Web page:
Claire King, 57, has played Kim Tate on ITV’s Emmerdale since 1989. But a few years after joining the show, the actress’s fingers started swelling up. Shortly after she was diagnosed with rheumatoid arthritis. Speaking about her condition in 2016, the star said she believed she developed the condition from “horse riding” in the Dales.
Appearing on ITV’s Lorraine, she said: “I have rheumatoid arthritis. I first got it actually in the early 90s with Emmerdale and the horse riding.
“My fingers started swelling up. It’s been a painful battle for the last 25 years really.”
Arthritis is a common condition that causes pain and inflammation in a person’s joint.
While symptoms can be debilitating, Claire has been pro-active in finding ways to help her condition.
She explained: “We’ve got this very British stiff upper lip attitude to it and say, ‘Oh I’ve got this pain and I can’t do anything about it’.
“There’s loads you can do about it.
“I have a magnet stick. The world’s one big magnet, everything revolves around magnets.
“A friend of mine gave me some of this jewellery about a year ago and said try this for a couple of weeks and see if it works and I thought, ‘Yeah, another one these fancy things’. It really does help.”
The star even claimed she stopped taking prescribed medication after the success of the alternative treatment.
She said: “I have self medicated myself off one of my serious prescribed drugs. It can be a downward spiral.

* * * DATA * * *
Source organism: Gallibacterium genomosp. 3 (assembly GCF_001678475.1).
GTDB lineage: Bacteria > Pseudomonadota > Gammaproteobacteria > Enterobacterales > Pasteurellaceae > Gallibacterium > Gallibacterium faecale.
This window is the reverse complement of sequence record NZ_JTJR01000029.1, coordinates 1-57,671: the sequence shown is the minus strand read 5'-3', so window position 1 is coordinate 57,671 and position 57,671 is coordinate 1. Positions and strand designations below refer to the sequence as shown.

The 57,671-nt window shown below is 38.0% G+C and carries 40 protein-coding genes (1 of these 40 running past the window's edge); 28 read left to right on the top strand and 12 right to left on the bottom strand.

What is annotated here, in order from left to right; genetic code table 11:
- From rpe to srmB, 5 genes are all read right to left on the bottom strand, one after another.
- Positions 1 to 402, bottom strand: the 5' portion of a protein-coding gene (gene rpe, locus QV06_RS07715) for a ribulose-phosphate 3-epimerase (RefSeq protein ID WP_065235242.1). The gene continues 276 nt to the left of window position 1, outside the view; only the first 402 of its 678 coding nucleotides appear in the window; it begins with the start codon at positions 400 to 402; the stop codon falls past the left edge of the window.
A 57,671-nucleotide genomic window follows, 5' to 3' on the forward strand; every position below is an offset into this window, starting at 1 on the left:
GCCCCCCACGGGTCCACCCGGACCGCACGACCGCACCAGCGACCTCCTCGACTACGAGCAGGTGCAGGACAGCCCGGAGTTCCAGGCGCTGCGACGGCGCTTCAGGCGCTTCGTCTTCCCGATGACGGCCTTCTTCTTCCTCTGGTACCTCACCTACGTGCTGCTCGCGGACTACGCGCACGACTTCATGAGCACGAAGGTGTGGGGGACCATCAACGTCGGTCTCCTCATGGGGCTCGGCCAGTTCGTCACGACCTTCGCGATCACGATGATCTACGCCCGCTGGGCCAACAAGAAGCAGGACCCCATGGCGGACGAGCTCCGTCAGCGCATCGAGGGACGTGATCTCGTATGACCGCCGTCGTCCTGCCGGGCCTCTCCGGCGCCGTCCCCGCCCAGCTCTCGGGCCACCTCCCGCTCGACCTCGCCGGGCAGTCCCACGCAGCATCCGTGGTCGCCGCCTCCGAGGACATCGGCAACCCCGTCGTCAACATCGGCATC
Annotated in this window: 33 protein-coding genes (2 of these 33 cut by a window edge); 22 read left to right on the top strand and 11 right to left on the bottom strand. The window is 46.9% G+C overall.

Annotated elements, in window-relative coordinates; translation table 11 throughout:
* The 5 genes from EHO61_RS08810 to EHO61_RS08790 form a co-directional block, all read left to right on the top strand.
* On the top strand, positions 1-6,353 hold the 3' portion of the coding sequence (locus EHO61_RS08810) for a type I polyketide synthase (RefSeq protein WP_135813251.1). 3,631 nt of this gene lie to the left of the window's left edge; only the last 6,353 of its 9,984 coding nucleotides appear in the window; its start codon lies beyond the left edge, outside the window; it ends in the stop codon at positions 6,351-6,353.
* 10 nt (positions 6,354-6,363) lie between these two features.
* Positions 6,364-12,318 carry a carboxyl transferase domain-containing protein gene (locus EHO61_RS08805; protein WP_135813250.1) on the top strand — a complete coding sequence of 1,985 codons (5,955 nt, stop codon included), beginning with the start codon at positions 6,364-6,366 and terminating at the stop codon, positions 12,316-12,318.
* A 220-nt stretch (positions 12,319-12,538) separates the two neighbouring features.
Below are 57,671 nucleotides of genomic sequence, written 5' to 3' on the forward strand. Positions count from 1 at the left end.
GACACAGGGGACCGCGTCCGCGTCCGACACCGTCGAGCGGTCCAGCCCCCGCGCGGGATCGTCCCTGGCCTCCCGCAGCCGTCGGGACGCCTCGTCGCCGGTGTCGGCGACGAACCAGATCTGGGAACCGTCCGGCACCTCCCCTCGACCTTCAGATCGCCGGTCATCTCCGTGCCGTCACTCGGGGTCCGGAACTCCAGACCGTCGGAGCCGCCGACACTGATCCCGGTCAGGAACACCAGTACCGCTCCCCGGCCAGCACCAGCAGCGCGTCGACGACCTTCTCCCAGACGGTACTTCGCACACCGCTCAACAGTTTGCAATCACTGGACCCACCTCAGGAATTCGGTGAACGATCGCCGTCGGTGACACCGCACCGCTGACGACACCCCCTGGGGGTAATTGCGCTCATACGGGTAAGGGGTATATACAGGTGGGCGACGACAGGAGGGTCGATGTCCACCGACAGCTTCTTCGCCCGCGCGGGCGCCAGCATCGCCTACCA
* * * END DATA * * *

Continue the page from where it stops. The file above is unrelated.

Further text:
“If you start taking other drugs you get side effects and then you get drugs for that.”
Symptoms of arthritis
There are five symptoms of arthritis to look out for, according to the NHS.
- Joint pain, tenderness and stiffness
- Inflammation in and around the joints
- Restricted movement of the joints
- Warm red skin over the affected joint
- Weakness and muscle wasting
The health body recommends a variety of treatments for people with the condition – two being healthy eating and exercise.
It says: “It’s very important to eat a healthy, balanced diet if you have arthritis. Eating healthily will give you all the nutrients you need and help you maintain a healthy weight.
“If your arthritis is painful, you may not feel like exercising. However, being active can help reduce and prevent pain.
“Regular exercise can also improve your range of movement adjoint mobility, increase muscle strength, reduce stiffness and boost energy.”
If you think you have the symptoms of arthritis, see your GP.